Nunatsiaq Online
NEWS: Around the Arctic September 06, 2011 - 6:38 am

Air ships on their way to Canada’s North

"It took us a while to get over the giggle factor"

NUNATSIAQ NEWS
Here's an artist's depiction of what an airship might look like in Canada's North. (IMAGE FROM HYBRID AIR VEHICLES)
Here's an artist's depiction of what an airship might look like in Canada's North. (IMAGE FROM HYBRID AIR VEHICLES)

What flies in the air, is shaped like a giant white cigar, stands up to six stories high, and may soon be seen over Nunavut?

It’s an airship, and many hope these new flying machines, which have been called “new wave blimps,” will be able to provide mining industries with cheaper and cleaner travel by 2014.

Discovery Air Innovations, a specialty aviation company based in Yellowknife, and Hybrid Air Vehicles Ltd., a British company, recently signed an agreement that makes Discovery Air the first customer for Hybrid Air Vehicles’s “commercial heavy lift” program.

The company is already designing a “long-endurance multi-intelligence vehicle” for the United States military to use for surveillance in Afghanistan.

Its huge hybrid air vehicles— due to go into construction in 2012 – will be able to fly at speeds up to 185 mph and carry at least 50 tonnes of cargo, nearly double the payload than a full-loaded C-130 Hercules.

Companies in Canada’s North could use these airships to airlift several heavy equipment trucks to an isolated mine site or move in a crucial piece of equipment for processing precious metals — at any time of the year.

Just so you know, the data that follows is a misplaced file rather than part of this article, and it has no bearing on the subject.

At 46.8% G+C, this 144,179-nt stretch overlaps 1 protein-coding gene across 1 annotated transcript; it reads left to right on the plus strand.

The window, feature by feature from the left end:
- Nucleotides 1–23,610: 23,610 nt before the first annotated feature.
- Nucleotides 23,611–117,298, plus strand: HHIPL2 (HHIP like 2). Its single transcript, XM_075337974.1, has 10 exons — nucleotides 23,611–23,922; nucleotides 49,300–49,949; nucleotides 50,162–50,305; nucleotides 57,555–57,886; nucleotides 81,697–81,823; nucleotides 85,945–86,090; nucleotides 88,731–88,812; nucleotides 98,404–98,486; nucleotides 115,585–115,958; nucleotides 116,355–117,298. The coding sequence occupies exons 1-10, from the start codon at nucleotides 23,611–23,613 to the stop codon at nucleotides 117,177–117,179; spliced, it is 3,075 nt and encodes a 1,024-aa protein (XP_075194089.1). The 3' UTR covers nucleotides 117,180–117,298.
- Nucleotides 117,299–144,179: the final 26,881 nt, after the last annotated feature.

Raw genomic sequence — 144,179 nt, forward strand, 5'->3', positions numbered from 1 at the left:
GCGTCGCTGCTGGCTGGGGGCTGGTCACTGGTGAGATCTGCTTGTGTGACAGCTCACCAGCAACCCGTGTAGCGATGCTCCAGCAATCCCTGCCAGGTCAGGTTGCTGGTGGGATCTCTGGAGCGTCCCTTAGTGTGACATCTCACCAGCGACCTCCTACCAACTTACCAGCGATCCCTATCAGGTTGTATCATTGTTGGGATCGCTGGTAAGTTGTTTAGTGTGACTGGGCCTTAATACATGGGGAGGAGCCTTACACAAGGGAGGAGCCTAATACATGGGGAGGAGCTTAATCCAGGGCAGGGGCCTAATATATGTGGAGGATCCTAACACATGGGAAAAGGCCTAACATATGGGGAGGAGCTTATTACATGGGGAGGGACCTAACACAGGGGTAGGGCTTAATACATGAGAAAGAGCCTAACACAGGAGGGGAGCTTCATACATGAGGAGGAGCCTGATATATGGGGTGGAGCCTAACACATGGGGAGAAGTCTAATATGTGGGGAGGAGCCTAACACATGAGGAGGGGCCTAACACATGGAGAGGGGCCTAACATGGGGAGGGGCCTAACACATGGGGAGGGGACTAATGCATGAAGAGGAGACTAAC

That’s because the helium-filled airships have another plus: they float better in cold weather.

And new technology makes airships tougher and safer than they used to be.

The world was traumatized by the Hindenburg disaster of 1937, where a Zeppelin air ship crashed in New Jersey, killing 36 passengers.

But airships today use a combination of lighter-than-air helium instead of hydrogen, a highly flammable gas, to float and they’re built with tough “space-age” fibres, like spectra, up to 10 times stronger than steel of equivalent weight.

The airships are also clean and fuel-efficient: the “hybrid” principle means they use air flow and lighter-than-air technology to generate lift rather than relying on expensive fuel to travel.

Powered lift is used during take-off and landing, but the landing system’s “suck down” means they can land on land, water, ice and snow.

The airships’ ability to launch, land and load from gravel airstrips, water, snow or ice surfaces with no preparation or handling equipment could save end-users both time and investment in infrastructure, says Hybrid Air Vehicles.

Mining companies in Nunavut say the lack of transportation infrastructure remains the single largest challenge to working in the territory.

“It took us a while to get over the giggle factor,” Barry Prentice, a professor and director of the Transport Institute at the University of Manitoba, told Nunatsiaq News in 2005, when the university hosted an “Airships to the Arctic” conference. “”What airships actually hold for Nunavut and all the North is the opportunity to become part of the rest of the world economy. It’s very hard for the North to be plugged into the rest of the economy when you don’t have the transportation costs to allow you to compete.”

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